Tim Robins of championship-rings.net said he received 1,900 championship rings, including 350 Super Bowl rings, and former Super Bowl champions said ring sales are usually the result of financial desperation in the face of a divorce, death, drug habit or other difficulty, The Dallas Morning News reported Friday.
Dexter Manley, who earned a Super Bowl ring during his tenure with the Washington Redskins, said he sold his ring in the 1990s to buy cocaine and it was bought back by a friend. He did not get the ring back until after the death of his friend, who left specific instructions that he was not to receive the ring until he was drug-free.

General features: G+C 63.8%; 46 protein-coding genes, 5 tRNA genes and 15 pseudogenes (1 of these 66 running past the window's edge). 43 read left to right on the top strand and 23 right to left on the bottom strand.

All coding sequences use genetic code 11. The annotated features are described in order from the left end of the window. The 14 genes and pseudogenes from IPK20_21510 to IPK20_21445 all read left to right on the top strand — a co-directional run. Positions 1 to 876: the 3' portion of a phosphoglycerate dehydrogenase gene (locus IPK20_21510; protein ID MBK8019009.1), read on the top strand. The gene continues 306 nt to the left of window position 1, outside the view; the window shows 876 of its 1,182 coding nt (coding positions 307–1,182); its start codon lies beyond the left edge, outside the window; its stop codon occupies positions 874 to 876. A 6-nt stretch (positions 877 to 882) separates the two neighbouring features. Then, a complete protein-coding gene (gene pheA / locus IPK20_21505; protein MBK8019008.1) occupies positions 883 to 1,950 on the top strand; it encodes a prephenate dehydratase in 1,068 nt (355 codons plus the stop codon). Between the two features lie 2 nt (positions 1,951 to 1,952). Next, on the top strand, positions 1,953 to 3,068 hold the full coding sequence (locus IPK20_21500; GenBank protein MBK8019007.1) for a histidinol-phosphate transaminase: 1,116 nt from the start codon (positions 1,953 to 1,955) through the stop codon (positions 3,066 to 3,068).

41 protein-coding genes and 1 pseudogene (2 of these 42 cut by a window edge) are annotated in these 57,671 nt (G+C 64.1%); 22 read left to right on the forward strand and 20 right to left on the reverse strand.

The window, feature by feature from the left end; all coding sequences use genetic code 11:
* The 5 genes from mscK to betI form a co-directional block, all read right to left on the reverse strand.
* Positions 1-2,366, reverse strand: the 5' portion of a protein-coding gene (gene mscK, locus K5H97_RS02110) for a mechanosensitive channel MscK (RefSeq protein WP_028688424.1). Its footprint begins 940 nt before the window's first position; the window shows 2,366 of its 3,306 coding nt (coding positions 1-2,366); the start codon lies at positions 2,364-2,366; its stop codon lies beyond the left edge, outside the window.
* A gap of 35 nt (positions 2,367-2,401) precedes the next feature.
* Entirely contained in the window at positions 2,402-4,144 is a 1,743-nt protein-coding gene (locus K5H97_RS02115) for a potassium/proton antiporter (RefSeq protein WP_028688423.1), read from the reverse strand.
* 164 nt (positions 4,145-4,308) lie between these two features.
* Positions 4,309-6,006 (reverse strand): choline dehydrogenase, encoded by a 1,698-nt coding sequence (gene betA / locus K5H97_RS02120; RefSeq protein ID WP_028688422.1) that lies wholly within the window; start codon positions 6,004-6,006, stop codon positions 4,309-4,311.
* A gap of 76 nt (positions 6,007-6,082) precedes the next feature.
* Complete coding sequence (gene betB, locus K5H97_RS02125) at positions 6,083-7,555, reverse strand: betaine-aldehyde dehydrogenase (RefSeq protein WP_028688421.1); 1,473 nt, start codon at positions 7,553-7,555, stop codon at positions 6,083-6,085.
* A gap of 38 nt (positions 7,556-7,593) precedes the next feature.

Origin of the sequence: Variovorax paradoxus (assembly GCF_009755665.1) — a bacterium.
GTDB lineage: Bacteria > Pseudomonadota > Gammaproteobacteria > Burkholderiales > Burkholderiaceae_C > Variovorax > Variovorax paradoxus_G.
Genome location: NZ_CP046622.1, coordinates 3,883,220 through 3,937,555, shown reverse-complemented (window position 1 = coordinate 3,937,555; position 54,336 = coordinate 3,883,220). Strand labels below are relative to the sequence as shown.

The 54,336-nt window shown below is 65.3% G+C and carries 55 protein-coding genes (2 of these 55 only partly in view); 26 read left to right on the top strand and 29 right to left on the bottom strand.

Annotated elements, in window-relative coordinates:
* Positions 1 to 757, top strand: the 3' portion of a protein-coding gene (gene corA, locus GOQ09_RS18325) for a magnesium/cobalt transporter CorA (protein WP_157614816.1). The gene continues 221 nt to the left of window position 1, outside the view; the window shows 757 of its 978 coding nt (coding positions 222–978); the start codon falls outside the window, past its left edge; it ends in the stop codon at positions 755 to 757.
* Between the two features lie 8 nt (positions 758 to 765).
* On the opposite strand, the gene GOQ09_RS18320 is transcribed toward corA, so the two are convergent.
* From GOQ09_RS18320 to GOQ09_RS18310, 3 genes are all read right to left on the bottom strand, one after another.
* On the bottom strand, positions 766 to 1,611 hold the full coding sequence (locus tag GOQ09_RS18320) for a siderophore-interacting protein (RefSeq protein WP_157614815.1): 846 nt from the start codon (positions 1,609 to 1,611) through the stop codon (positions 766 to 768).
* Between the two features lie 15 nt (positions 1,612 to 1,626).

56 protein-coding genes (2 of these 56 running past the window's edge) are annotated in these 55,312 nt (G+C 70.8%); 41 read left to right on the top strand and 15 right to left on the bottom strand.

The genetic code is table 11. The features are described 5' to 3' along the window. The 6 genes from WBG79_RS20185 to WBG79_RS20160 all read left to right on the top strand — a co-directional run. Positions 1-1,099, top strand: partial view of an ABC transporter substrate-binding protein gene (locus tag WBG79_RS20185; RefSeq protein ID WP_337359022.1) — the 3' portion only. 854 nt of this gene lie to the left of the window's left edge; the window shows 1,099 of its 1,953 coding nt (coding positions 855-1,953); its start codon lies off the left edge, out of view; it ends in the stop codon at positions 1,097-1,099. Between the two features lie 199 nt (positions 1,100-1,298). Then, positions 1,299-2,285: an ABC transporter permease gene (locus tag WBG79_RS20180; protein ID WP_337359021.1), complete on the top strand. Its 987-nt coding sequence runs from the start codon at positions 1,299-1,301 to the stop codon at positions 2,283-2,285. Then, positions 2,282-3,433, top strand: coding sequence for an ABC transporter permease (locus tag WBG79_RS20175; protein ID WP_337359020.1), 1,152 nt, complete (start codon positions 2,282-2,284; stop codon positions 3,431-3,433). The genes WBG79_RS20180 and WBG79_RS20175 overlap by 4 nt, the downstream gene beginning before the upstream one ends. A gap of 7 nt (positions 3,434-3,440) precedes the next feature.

"I believe in miracles," Manley said. "And it's an act of God that I have my ring back in my possession."
Others said they are reluctant to part with their rings because of what they represent.
"I can't imagine the process that person has to go through to depart with something that means so much," said Jimmy Johnson, a former Super Bowl-winning coach.
Je'Rod Cherry, a former New England Patriots safety, said he sold his ring for an entirely different reason. A girl at a conference in 2008 challenged him to sell the ring to benefit charity and he raised nearly $150,000 from the sale.
"I do not disrespect the idea of what the ring represents," Cherry said. "I tried to elevate it to something even better."